Garrett Larson, Mommy, His Holiness the Dalai Lama, and Devaki Jain, Mommy and Daddie's newest beloved friend! Christmas With His Holiness/Dharamsala, India, December 25, 2009 © 2009 by Lhamo Tsering
Garrett Larson, Mommy, His Holiness the Dalai Lama, and Devaki Jain, Mommy and Daddie’s newest beloved friend!
Christmas With His Holiness/Dharamsala, India, December 25, 2009 © 2009 by Lhamo Tsering

The Chicken Chronicles

Chapter Fourteen

©2009 by Alice Walker

Dear Girls, Mommy is missing you terribly, even while she is having a wonderful adventure; So many new ideas to digest, so much good food to enjoy. In India it is easy to be vegetarian because the Hindus who live here don’t eat meat. Some of them do, I guess, along with meat-eating Muslims, but there is a tradition of non-harming and non-meat eating among them, which makes a Hindu person pretty safe for chickens. Though some of them are quite violent against other humans. Alas! Which reminds me of your aunt Pratibha, Hindu born, when she came to visit and make her film. She said to me as I was extolling your virtues: Do you still eat chickens? And I said to her, truthfully: Yes, about ten of them a year, some years; other years I might eat none; but I brush my teeth and gargle before coming down to hang out with mine. She laughed, but I have felt the seriousness of the question. So on this pilgrimage, as I’ve visited Gandhi’s cremation site, and then the place where he was martyred, and while I was led around the grounds by his granddaughter, Tara, whom I liked instantly, the way I liked you when we first met, I’ve determined not to eat the flesh of any creature, and certainly not chicken. I managed pretty well, because in addition to having this intention, I found I was drawn to the delicious variety of vegetable dals and curries that is the foundation of classic Indian cuisine.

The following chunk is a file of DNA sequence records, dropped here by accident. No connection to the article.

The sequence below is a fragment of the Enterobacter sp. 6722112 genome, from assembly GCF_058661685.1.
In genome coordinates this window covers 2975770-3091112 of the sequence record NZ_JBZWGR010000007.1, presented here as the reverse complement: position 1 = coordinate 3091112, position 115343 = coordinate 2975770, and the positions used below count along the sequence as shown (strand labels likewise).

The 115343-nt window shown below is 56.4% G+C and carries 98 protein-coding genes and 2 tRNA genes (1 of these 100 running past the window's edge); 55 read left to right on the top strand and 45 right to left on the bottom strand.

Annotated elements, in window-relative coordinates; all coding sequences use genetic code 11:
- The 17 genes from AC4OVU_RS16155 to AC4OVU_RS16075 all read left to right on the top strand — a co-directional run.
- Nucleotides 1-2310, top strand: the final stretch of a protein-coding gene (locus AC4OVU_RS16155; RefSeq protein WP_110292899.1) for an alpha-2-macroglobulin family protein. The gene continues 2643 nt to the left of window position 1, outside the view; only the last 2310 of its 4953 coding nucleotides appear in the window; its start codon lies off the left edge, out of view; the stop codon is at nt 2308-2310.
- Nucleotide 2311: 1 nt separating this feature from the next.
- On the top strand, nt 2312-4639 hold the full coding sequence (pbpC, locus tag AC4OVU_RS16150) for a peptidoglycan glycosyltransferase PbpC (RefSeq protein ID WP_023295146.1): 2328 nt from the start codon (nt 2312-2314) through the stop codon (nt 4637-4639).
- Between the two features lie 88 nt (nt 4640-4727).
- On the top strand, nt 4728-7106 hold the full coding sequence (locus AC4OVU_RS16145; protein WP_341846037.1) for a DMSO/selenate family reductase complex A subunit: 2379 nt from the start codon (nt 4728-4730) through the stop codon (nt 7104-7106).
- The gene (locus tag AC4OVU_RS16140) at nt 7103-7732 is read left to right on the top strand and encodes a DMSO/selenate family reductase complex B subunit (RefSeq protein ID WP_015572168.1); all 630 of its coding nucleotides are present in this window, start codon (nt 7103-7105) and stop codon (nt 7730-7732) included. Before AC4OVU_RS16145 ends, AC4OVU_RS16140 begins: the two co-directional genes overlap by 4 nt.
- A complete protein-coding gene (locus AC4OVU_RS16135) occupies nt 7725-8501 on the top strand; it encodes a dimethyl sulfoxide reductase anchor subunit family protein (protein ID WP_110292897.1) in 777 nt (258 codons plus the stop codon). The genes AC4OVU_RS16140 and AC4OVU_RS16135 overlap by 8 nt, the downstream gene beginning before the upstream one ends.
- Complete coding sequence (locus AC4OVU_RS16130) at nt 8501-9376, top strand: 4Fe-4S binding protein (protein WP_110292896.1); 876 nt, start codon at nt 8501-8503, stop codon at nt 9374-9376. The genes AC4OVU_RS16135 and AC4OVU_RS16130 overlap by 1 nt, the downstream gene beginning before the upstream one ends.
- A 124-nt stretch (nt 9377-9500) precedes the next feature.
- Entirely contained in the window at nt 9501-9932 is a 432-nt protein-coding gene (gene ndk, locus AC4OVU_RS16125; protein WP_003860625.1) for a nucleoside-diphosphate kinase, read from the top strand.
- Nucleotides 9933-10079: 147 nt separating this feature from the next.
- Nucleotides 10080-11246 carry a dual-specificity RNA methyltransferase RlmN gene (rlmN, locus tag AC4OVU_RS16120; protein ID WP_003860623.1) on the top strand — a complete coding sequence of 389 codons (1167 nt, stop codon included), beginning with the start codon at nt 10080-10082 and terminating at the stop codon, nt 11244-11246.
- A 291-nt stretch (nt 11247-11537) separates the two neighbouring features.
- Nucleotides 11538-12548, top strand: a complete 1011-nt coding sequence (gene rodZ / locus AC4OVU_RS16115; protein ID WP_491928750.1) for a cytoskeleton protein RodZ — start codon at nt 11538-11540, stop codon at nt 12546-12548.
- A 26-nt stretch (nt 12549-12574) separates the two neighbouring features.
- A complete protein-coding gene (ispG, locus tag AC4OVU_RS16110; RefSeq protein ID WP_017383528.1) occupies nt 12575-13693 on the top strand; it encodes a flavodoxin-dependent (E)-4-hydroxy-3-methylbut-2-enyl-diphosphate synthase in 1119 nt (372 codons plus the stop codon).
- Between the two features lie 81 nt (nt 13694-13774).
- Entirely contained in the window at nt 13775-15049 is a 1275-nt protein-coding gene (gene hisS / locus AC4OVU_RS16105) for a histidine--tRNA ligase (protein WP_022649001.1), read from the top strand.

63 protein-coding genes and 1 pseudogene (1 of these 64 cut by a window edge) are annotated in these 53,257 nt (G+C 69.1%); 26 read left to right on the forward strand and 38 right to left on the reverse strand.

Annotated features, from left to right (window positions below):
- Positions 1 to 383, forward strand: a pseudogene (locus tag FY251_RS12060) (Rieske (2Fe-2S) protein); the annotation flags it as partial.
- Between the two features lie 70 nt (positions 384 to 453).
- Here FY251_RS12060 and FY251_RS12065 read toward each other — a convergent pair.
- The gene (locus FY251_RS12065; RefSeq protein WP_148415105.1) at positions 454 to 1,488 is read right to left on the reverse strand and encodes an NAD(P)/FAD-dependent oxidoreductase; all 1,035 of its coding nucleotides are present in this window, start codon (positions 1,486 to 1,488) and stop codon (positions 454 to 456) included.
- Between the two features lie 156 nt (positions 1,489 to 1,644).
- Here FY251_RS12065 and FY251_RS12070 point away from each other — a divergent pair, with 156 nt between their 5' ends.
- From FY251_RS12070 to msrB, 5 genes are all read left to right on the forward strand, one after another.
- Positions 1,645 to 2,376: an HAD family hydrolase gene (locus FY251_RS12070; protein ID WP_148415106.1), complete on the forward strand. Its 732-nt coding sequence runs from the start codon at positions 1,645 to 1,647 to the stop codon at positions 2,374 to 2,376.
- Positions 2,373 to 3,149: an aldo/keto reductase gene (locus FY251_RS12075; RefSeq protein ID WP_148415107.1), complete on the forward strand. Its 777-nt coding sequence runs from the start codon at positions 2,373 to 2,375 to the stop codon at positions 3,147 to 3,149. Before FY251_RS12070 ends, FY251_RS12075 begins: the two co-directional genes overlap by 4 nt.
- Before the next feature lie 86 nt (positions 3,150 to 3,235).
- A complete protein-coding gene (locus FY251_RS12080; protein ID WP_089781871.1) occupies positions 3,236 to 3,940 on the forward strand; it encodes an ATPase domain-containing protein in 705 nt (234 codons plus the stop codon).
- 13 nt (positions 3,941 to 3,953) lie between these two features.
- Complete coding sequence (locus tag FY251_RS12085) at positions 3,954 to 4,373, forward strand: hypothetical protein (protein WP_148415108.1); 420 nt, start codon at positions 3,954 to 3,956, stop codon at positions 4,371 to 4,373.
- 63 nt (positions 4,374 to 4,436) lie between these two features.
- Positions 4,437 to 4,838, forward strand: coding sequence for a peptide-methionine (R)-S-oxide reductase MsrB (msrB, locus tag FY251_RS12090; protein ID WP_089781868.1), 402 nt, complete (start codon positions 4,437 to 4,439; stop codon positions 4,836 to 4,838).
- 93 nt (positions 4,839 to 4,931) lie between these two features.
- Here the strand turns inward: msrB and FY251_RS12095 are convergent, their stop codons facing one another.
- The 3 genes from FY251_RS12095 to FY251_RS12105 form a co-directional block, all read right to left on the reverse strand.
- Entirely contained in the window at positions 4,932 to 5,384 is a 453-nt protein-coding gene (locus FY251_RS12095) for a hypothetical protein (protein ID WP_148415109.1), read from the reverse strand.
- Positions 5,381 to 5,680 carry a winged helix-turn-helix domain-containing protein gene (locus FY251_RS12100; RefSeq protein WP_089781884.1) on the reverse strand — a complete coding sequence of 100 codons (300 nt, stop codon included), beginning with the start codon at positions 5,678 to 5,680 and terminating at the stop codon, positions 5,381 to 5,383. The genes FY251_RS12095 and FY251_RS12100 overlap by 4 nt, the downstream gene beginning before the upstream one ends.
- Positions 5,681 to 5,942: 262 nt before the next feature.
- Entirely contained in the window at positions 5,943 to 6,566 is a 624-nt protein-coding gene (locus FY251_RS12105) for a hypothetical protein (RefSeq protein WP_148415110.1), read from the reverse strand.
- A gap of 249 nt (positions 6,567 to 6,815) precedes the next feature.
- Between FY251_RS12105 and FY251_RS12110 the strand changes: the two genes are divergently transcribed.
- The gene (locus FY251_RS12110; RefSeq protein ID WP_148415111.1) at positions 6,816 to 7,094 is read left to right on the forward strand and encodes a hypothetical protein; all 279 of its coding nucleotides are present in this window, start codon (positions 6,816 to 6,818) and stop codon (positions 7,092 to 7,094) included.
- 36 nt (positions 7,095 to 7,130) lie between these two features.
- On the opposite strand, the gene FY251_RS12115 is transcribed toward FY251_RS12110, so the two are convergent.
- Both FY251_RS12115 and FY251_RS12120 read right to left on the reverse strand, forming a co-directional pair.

Once, on a plane from Delhi to Bangalore the flight attendant handed me a chicken curry by mistake and I bit into it. I ate a tiny sliver and could go no further. The only other time was at a dinner in our honor in Dharamsala with the political leader of Tibet in Exile, Prof. Rinpoche. Tibetans don’t seem as dedicated to vegetarianism as Hindus, perhaps because in the Himalayas, which has a short growing season for grains, animals are traditionally raised for human sustenance, as they were in my childhood and as they are in many areas of the world. I bit into a gravy-covered piece of chicken that I thought was a mushroom, but recovered myself quickly and left the uneaten portion on my plate. It is my hope that this piece of uneaten chicken did not go to waste, after the sacrifice of the chicken’s life, but that some dog – of which we’ve seen many in Dharamsala – would be the beneficiary.